When I commenced teaching at a Congregational College in the 1980's I saw my work as a "Vocation" as much as employment, which give me a salary so I could live, but also allowed me to use my God given gifts and talents for the benefit of my students. That idealism was soon knocked out of me when I realised that view of my work was not shared by many staff and less so by the administration. I soon realised it was "bums on seats" driven by striving for sporting excellence, followed by academic excellence and lastly upholding the ethos of the Founder and the Order! Over the years I became quite cynical about why the Catholic Church is involved in education. Is it just to have bums on seats on Sundays? Given our history when in the early days "sectarism" was alive and well, I suspect the siege mentality still drives this agenda. Sadly the welfare of staff is well down the list, again reflecting the selfless sacrifice of the Nuns and Brothers who staffed Catholic Schools up to the 1960's when the well dried up.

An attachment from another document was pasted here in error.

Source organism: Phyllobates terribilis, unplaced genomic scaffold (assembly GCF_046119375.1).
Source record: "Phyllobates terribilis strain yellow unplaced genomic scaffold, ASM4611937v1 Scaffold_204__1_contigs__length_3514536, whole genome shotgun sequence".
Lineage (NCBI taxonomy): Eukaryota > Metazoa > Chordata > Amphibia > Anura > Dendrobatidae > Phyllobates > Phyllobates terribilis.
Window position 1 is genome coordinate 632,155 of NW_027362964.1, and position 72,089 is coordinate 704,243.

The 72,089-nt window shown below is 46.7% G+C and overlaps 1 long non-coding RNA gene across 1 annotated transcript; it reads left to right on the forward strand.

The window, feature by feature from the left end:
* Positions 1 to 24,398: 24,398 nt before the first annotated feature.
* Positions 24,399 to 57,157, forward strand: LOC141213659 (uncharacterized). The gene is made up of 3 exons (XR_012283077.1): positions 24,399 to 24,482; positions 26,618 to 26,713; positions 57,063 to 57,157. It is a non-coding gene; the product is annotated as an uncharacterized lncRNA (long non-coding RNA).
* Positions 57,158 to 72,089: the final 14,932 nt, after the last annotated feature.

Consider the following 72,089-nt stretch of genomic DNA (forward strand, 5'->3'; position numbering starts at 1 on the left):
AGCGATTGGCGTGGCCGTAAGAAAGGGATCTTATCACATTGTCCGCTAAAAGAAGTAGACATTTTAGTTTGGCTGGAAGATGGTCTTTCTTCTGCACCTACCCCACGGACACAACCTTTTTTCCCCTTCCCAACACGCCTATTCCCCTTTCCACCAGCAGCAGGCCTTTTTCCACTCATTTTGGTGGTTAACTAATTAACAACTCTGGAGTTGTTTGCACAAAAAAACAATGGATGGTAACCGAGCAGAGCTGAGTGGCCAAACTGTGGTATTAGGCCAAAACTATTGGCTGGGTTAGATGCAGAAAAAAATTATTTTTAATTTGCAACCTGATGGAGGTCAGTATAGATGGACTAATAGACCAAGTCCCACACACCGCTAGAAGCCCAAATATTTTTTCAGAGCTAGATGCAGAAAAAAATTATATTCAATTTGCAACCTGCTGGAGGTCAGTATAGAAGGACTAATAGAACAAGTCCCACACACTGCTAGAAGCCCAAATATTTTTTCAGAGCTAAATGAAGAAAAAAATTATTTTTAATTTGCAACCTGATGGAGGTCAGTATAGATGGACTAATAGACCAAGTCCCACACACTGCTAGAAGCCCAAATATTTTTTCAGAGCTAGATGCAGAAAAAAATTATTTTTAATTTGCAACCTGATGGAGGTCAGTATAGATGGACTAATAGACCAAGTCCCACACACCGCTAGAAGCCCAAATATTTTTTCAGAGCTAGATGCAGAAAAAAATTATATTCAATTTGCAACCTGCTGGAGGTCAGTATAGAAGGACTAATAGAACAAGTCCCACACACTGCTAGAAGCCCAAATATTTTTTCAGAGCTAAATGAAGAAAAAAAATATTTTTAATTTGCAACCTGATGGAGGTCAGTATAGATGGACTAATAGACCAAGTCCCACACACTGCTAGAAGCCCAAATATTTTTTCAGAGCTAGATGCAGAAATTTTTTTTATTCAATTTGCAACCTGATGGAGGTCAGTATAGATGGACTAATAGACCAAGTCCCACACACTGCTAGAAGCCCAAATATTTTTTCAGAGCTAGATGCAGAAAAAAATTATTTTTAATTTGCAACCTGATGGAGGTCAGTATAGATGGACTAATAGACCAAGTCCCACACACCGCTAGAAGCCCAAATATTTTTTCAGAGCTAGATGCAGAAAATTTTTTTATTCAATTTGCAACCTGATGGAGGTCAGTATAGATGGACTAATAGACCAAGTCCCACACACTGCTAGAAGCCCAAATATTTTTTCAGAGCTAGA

Gavin O'Brien | 11 April 2019


Yes, yes, Andy! Relationships are key. When people see their work as contributing to a higher purpose, when it is seen as a means of further benefits to society it takes on that generative role you mentioned. When we work together towards a common goal we can see work as a form of self-transcendance through relationships with others. We are motivated to work whole-heartedly with justice as a goal. There is an eagerness to promote the company’s goals as we see it achieving human flourishing as well as profit margins.